When you read a newspaper, turn on the radio or switch on the TV set (or log on to the Internet or check your cell phone), does it ever occur to you to check for gender balance in the contents, the depiction of the characters, or the composition of the reporting staff and management?
Gender what? Maybe we in the media should be grateful you care about the news at all, instead of zoning out and narrowing your field of interest to gossip about you and your friends, and what some random stranger ate for breakfast (complete with a food shot).
Such is the news field these days—pushed in large part by the advent of new technology—that ordinary people can make their world as wide or as narrow as they wish. It was once assumed that with global developments at our fingertips, our field of interest would correspondingly widen, allowing us to check out what’s happening anywhere in the world, keeping us in touch with global developments.
But the broad range of choices available to media consumers has also enabled them—us—to pick and choose what we read, listen to or watch. And in many instances the go-to option has been to opt out, to narrow down our choices to topics, persons or concerns that interest us and our highly personal, highly specific interests.
I remember American historian Doris Kearns Goodwin, during a TV interview, speaking of the great influence of Franklin Delano Roosevelt on the American people during his term. At the time, she said, one could walk down a street and follow a radio broadcast of FDR as one walked past one house after another. It seemed FDR united the nation at those moments, transfixing households who got their political education and their news from their radio sets—all at the same time. It seemed what Roosevelt initiated was not just a “fireside chat” but no less than a national conversation, involving all living Americans, who inevitably continued the commentary and debate in the days that followed, thus forging a national consensus.
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Well, maybe those days of “fireside chats” are over. Presidents, and that includes our own P-Noy, continue to schedule national TV addresses, requesting national networks to interrupt their prime time broadcasts to air their message.
But even if the networks comply—and they don’t always—there’s no guarantee that everyone will be tuning in. There are too many other options today if all channels choose to air the President’s address at the same time. People can watch movies (on DVD or data sticks or even streamed), play computer games, or check their phones for Twitter updates.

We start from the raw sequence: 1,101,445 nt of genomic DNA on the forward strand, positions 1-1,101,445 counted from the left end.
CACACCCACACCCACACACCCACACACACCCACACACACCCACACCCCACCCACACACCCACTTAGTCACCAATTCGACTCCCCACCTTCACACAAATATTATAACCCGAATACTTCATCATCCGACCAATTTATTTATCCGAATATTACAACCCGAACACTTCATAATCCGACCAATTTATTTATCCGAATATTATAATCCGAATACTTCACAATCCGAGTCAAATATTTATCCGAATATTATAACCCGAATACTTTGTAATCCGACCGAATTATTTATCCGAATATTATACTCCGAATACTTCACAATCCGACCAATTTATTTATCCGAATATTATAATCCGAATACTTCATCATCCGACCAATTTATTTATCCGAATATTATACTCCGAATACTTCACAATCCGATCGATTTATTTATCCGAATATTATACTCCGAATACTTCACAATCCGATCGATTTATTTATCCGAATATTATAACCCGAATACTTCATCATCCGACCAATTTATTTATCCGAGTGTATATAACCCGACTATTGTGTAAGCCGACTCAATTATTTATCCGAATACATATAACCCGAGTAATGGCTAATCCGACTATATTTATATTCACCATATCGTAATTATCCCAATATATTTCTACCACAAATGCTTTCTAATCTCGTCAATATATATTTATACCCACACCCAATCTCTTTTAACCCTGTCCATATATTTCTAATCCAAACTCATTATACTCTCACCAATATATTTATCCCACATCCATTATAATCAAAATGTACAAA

So to go back to my opening paragraph: Maybe it’s a good thing the audience still invests time and attention on current events, still seeks out the news.
Does it matter, really, whether the news is gathered, written, published, shot, aired, commented on and analyzed most commonly by men, and very rarely by women?
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Well, as it so happens, yes, it matters. Objectivity may be a cherished value in the news business, but biology and culture—and thus gender—are not at all objective.
It does matter how a man or a woman would report a certain event. It matters if it’s a man or a woman commenting on that event. It even matters if a man or a woman holds the camera that shoots a scene. The choice of subject alone would be dictated by the news gatherer’s gender.
This is why the Magna Carta of Women, a law that covers the basic rights and protection of Filipino women, mentioned the need for “non-discriminatory and non-derogatory portrayal of women in media and film.” The law requires that the “State ensure allocation of space, airtime and resources, strengthen programming, production, and image-making that appropriately present women’s needs, issues and concerns in all forms of media, communication, information dissemination and advertising.”
At the same time, the law requires the Office of the Press Secretary to create a “gender equality committee” to flesh out the rules to guide the creation of a “gender fair” media. The committee is composed of the Philippine Commission on Women, the National Telecommunications Commission, the Movie and Television Review and Classification Board, Film Academy of the Philippines, the Optical Media Board, National Commission for Culture and the Arts, media self-regulatory bodies (Kapisanan ng mga Brodkaster ng Pilipinas and the Adboard) and women’s media NGOs (Center for Media Freedom and Responsibility and Women’s Feature Service).
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The committee launched last week three documents that can be used to guide both government and private media in creating this gender fair environment. They include a Code of Ethics for Media, Guidelines to Protect Women from Discrimination in Media and Film, and a Gender Equality Guide.
Olive Tripon of the Women’s Feature Service showed in her presentation that there is indeed urgent need for gender equality in media content and in decision-making.
International media monitoring projects, for instance, record that “women represent only a third of the full-time journalism workforce in the 522 companies surveyed”; while 73 percent of top management jobs in media firms were occupied by men. At the reporter level, nearly two-thirds of the jobs were held by men.
Indeed, “men outnumber women 4 to 1 across the Asia and Oceana region,” noted Tripon.
The situation is little better in the Philippines, Tripon added, even if major media institutions (including this paper) are headed by women. Filipino women in the media, she said, need to step up efforts to increase the presence of women in the media, in their reportage and contents or in their numbers.